July housing starts came in at a lackluster 1.19 million unit annualized rate, a 4% decline from June and a small increase from July 2018. Declines were driven by losses in multifamily units. Single-family starts rose to the highest level since January of this year but are still short of demand. High costs mean builders remain unable to move downstream to build the entry-level homes most in demand by millennials.
Regionally, losses in multifamily units were broad-based. The South, which accounts for over half of all housing starts, was the only region to show losses in both multi- and single-family starts.
Permits came in much stronger at a 1.34 million unit annualized rate, up 8.4% from June, beating expectations. Much of that gain was concentrated in the multifamily market. Single-family permits had modest monthly gains but are still down compared to this time last year. That means that a pending rise in multifamily construction will do little to alleviate the shortage of single-family homes on the market.
A more encouraging indicator for single-family home construction was a recent move up in the foot traffic component of home builders’ sentiment. It crossed the 50% threshold and moved into positive territory for the first time since last fall.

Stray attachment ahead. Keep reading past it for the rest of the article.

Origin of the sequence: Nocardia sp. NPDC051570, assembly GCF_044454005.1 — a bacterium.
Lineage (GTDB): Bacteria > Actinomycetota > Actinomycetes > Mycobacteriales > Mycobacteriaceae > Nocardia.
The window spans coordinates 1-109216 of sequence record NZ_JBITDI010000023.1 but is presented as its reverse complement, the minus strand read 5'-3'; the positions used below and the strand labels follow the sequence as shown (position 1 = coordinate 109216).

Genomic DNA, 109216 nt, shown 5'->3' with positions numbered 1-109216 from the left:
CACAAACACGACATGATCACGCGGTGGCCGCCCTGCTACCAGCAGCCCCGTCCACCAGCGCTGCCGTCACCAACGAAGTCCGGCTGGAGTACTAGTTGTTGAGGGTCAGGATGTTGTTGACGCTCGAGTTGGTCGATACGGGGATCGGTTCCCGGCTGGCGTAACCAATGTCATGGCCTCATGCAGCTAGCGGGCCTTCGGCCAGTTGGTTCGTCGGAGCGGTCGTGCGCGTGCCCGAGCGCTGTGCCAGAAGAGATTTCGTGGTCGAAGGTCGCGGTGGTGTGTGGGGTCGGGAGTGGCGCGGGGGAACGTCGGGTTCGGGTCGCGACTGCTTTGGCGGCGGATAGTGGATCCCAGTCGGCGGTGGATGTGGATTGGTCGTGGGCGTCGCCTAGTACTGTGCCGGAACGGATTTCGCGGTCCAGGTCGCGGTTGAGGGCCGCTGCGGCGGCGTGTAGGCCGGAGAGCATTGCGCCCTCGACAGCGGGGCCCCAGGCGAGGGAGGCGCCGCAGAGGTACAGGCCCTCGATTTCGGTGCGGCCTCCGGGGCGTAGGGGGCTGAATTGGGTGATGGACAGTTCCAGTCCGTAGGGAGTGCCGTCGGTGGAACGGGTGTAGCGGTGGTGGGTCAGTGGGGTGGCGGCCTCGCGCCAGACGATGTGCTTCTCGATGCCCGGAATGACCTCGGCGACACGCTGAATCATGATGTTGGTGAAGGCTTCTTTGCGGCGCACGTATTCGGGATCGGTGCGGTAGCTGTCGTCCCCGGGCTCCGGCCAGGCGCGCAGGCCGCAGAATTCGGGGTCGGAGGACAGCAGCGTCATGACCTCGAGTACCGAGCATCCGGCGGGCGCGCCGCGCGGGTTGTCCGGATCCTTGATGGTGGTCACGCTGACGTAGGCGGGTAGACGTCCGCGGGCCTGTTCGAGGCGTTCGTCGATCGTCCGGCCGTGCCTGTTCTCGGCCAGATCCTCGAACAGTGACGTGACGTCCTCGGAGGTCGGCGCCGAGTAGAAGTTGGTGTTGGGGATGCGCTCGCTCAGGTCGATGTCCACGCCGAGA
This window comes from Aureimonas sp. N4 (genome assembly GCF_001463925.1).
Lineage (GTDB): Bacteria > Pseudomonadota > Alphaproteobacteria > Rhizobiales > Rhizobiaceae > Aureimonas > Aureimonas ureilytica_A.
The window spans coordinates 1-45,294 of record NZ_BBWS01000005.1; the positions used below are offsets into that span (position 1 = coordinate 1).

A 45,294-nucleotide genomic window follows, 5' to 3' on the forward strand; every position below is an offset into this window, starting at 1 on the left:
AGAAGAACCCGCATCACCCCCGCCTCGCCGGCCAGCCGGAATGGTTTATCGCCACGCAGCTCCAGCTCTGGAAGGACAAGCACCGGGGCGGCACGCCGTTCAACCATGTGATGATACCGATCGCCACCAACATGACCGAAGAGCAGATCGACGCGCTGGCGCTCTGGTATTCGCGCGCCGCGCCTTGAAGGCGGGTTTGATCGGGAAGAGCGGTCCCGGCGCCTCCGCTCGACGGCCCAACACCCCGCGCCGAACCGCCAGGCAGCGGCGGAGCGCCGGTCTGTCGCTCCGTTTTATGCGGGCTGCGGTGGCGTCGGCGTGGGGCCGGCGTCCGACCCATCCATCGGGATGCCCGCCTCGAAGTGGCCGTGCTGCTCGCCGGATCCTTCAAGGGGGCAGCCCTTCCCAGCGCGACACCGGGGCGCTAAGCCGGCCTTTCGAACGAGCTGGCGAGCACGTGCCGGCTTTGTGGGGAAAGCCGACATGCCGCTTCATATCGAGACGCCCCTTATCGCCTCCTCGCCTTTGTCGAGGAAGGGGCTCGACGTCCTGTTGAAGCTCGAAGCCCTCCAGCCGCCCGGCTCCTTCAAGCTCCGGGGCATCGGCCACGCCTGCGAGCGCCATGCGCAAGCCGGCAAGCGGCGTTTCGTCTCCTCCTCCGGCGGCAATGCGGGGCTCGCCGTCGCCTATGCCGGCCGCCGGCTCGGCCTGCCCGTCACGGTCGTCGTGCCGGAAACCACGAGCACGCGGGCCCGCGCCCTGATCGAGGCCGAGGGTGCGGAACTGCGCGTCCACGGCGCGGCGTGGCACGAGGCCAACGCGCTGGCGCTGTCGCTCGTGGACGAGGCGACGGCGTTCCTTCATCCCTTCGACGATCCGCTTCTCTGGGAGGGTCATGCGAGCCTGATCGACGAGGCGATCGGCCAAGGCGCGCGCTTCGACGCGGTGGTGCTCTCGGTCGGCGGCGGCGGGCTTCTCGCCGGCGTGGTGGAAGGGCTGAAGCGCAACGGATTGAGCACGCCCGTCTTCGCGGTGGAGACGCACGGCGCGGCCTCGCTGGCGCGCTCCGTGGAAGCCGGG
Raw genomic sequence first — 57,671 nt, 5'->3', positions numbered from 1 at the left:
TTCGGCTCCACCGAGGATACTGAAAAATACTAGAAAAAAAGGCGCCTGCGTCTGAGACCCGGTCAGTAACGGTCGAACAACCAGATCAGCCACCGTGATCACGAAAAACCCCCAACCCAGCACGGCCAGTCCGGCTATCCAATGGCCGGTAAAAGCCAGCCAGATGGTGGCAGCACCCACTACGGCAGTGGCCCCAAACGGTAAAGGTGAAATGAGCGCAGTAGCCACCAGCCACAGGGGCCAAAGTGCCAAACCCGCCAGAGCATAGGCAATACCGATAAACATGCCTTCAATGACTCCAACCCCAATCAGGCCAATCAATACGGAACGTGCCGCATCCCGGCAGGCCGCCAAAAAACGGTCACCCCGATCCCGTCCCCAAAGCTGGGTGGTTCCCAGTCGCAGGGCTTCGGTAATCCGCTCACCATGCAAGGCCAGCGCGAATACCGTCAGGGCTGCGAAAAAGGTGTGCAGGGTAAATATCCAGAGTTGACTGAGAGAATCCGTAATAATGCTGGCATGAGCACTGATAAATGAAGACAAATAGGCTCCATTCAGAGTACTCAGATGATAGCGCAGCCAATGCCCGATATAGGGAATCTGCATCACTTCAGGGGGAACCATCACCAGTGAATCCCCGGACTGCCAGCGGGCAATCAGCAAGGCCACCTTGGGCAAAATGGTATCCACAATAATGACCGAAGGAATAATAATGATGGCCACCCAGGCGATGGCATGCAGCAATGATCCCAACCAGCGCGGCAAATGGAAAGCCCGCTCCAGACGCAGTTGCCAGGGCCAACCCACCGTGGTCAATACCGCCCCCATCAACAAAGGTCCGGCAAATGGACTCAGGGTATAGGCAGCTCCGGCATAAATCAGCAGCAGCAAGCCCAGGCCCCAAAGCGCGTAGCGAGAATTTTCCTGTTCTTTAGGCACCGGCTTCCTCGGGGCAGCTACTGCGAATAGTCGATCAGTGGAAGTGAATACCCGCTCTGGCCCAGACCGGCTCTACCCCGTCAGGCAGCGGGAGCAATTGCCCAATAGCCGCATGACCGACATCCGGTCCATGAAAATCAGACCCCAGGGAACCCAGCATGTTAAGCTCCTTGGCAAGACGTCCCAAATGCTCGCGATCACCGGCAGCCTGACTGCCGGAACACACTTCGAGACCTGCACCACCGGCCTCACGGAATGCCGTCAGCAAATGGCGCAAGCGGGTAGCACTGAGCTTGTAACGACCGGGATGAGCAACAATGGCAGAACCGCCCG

Again, supply seems to be the largest constraint. Costs of everything from land to labor are rising. There were 347,000 unfilled construction jobs recorded in June according to home builders. Historically, single-family home builders relied heavily on immigration to fill those jobs.
Mortgage applications dropped in July and remained heavily skewed toward refinancing in early August. This will put more money in the hands of homeowners but has done little to move the needle for home buyers. Mortgage applications to buy a home rose 2% in early August after four months of declines.
Summer is not over yet so we could see an increase in August construction activity. Multifamily starts will most likely drive the increases, which is bad news for entry-level homebuyers. Supply constraints and the legacy of the financial crisis have left builders more cautious than they were in the past. Federal Reserve Chairman Jay Powell echoed the unease in builders’ sentiment in his most recent Senate hearings. The forecast for a rate cut in September holds.
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